Academic journal article Centro Journal

Decolonization Models for America's Last Colony: Puerto Rico

Academic journal article Centro Journal

Decolonization Models for America's Last Colony: Puerto Rico

Article excerpt

Decolonization Models for America's Last Colony: Puerto Rico By Ángel Collado-Schwarz Syracuse: Syracuse University Press, 2012 ISBN: 978-0-8156-0963-6 256 pages; $29.95 [paper] Reviewer: Ángel Israel Rivera, Universidad de Puerto Rico-Río Piedras

This book is much more than just a translation to English of the original work in Spanish, Soberanías Exitosas (Successful Sovereignties). Ángel Collado Schwarz, a successful advertising agent for many years, is now a prestigious University Professor and historian who recently obtained a doctorate in History from Complutense University at Madrid, Spain. He currently teaches Puerto Rican History to doctoral candidates at San Juan's Centro de Estudios Avanzados de Puerto Rico y el Caribe (Center of Advanced Studies of Puerto Rico and the Caribbean). Collado also is a noted communicator. From various editions of his weekly radio program La Voz del Centro, broadcasted by Univision Puerto Rico, and some newspaper columns authored by himself or by the two distinguished economists Francisco Catalá Oliveras and Juan Lara, Collado constructed the first edition in Spanish. It basically consisted of transcriptions of radio interviews in which Collado and Catalá, or Collado and Juan Lara, discussed the current crisis and free fall of the Puerto Rican economy and contrasted such an unfortunate and distressful situation to the experiences of other small countries and their peoples, who did manage to construct growing, successful economies after ending colonial relations-or minority group subordinate status-and establishing their own sovereign states: Israel, Slovenia, Singapore, Estonia, New Zealand, and Ireland.

This English enlarged and updated edition of the original work is aimed at the American public, and mainly, at Washington legislators and policymakers. The book is presided by quite impressive praise and laudatory comments by James Wolfensohn, President of the World Bank 1995-2005; Thomas E. Hughes, former US Assistant Secretary of State and former President of the Carnegie Endowment for International Peace; Ambassador Peter R. Rosenblatt, President Carter's personal representative in negotiations toward terminating the US Trusteeship of the Pacific and for establishing sovereign free association for Micronesia, the Marshall Islands and Palau; and Moisés Naim, fomer editor-in-chief of Foreign Policy (Washington, D.C.) and columnist of El País newspaper of Madrid.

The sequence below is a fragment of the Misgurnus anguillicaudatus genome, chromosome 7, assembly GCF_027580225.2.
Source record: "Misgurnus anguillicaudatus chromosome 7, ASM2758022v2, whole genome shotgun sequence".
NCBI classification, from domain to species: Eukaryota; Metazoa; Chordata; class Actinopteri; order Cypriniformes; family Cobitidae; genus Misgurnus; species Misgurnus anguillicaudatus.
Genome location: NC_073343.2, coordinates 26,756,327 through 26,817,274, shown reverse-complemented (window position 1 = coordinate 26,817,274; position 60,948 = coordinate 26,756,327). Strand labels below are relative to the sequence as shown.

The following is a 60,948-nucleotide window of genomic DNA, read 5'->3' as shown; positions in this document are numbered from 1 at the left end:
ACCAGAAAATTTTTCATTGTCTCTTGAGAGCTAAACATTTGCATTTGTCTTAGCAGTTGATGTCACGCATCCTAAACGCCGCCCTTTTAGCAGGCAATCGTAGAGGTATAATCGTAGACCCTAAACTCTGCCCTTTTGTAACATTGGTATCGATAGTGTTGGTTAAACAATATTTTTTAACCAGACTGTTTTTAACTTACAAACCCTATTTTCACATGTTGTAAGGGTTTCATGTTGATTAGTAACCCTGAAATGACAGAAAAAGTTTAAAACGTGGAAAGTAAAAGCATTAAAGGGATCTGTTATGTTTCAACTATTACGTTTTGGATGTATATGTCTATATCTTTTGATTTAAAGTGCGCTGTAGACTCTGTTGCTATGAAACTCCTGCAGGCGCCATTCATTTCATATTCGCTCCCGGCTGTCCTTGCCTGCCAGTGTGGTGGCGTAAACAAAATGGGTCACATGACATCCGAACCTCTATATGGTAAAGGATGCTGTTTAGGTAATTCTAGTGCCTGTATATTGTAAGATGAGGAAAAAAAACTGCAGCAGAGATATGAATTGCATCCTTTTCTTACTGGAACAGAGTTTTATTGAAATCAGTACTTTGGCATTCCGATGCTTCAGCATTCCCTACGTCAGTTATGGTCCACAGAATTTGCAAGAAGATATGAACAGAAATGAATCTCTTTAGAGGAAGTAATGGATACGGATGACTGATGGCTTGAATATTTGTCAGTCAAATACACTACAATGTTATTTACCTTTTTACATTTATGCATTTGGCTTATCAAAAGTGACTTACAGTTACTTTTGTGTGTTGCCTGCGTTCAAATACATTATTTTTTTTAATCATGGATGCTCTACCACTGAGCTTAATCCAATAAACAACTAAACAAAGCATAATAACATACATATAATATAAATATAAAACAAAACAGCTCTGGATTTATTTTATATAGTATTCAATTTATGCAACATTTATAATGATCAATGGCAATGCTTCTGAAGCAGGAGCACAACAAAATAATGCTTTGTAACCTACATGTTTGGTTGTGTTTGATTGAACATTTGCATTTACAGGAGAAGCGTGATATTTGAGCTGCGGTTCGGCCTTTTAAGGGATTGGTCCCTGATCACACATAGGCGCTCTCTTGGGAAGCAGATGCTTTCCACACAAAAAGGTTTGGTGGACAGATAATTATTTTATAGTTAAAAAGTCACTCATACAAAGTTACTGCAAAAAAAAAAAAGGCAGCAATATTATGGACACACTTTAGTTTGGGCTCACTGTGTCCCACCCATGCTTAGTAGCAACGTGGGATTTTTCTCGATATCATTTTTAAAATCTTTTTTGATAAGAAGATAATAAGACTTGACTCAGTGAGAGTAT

The basic main and reiterated argument of this volume is that, under the new globalized capitalist economy, small countries are much better offwhen they possess the powers and competences of full sovereignty and, at the same time, enjoy interesting, constructive, and interdependent relations with their respective former metropolis, as well as with other key advanced countries. In order for this to happen, of course, the powers of sovereignty must be effectively and efficiently managed by the power elites in those small countries. This meant that such elites had to be really committed at aiming to attain sustained development, more beneficial economic interrelations with advanced countries, and improved income and social benefits distribution-such as education and health-for the benefit of all population sectors of their countries and not just for a privileged egotistic elite-as currently is the case in colonial Puerto Rico. In other words, sovereignty is not by itself a panacea for all economic and social problems of formerly colonial societies, but rather a set of tools to be correctly managed by political elites that were not egotistic or committed only to seeking benefits for their own privileged class. This is why, Collado, Catalá and Lara did not focus in small independent countries in Latin America and the Caribbean but rather in countries located in Europe, the Middle East, Asia or Oceania. For example, by 2012, both Trinidad-Tobago and Panama already have rapidly growing economies, while the Puerto Rican economy still is stagnated. …

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